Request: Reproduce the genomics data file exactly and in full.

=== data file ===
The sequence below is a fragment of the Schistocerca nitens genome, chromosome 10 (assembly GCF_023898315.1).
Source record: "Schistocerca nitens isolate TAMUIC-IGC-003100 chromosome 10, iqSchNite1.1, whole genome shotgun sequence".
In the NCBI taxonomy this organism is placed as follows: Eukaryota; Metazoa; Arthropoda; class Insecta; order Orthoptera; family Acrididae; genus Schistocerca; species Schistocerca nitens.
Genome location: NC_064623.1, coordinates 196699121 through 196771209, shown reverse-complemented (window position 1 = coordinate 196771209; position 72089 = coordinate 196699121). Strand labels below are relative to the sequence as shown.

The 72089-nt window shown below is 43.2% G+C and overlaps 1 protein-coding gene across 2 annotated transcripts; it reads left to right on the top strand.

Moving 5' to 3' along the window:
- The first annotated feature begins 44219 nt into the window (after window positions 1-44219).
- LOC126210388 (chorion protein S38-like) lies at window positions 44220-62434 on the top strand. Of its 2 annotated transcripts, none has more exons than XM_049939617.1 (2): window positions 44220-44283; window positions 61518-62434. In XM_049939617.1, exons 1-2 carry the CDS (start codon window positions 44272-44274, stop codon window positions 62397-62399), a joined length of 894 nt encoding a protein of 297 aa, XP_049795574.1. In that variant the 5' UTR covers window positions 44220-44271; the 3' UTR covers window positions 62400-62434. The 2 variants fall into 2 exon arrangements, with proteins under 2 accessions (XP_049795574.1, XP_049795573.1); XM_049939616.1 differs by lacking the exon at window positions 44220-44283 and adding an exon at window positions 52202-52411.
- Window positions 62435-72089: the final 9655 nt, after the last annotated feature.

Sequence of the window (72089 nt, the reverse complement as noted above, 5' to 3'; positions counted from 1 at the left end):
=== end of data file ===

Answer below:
The sequence below is a fragment of the Schistocerca nitens genome, chromosome 10 (assembly GCF_023898315.1).
Source record: "Schistocerca nitens isolate TAMUIC-IGC-003100 chromosome 10, iqSchNite1.1, whole genome shotgun sequence".
In the NCBI taxonomy this organism is placed as follows: Eukaryota; Metazoa; Arthropoda; class Insecta; order Orthoptera; family Acrididae; genus Schistocerca; species Schistocerca nitens.
Genome location: NC_064623.1, coordinates 196699121 through 196771209, shown reverse-complemented (window position 1 = coordinate 196771209; position 72089 = coordinate 196699121). Strand labels below are relative to the sequence as shown.

The 72089-nt window shown below is 43.2% G+C and overlaps 1 protein-coding gene across 2 annotated transcripts; it reads left to right on the top strand.

Moving 5' to 3' along the window:
- The first annotated feature begins 44219 nt into the window (after window positions 1-44219).
- LOC126210388 (chorion protein S38-like) lies at window positions 44220-62434 on the top strand. Of its 2 annotated transcripts, none has more exons than XM_049939617.1 (2): window positions 44220-44283; window positions 61518-62434. In XM_049939617.1, exons 1-2 carry the CDS (start codon window positions 44272-44274, stop codon window positions 62397-62399), a joined length of 894 nt encoding a protein of 297 aa, XP_049795574.1. In that variant the 5' UTR covers window positions 44220-44271; the 3' UTR covers window positions 62400-62434. The 2 variants fall into 2 exon arrangements, with proteins under 2 accessions (XP_049795574.1, XP_049795573.1); XM_049939616.1 differs by lacking the exon at window positions 44220-44283 and adding an exon at window positions 52202-52411.
- Window positions 62435-72089: the final 9655 nt, after the last annotated feature.

Sequence of the window (72089 nt, the reverse complement as noted above, 5' to 3'; positions counted from 1 at the left end):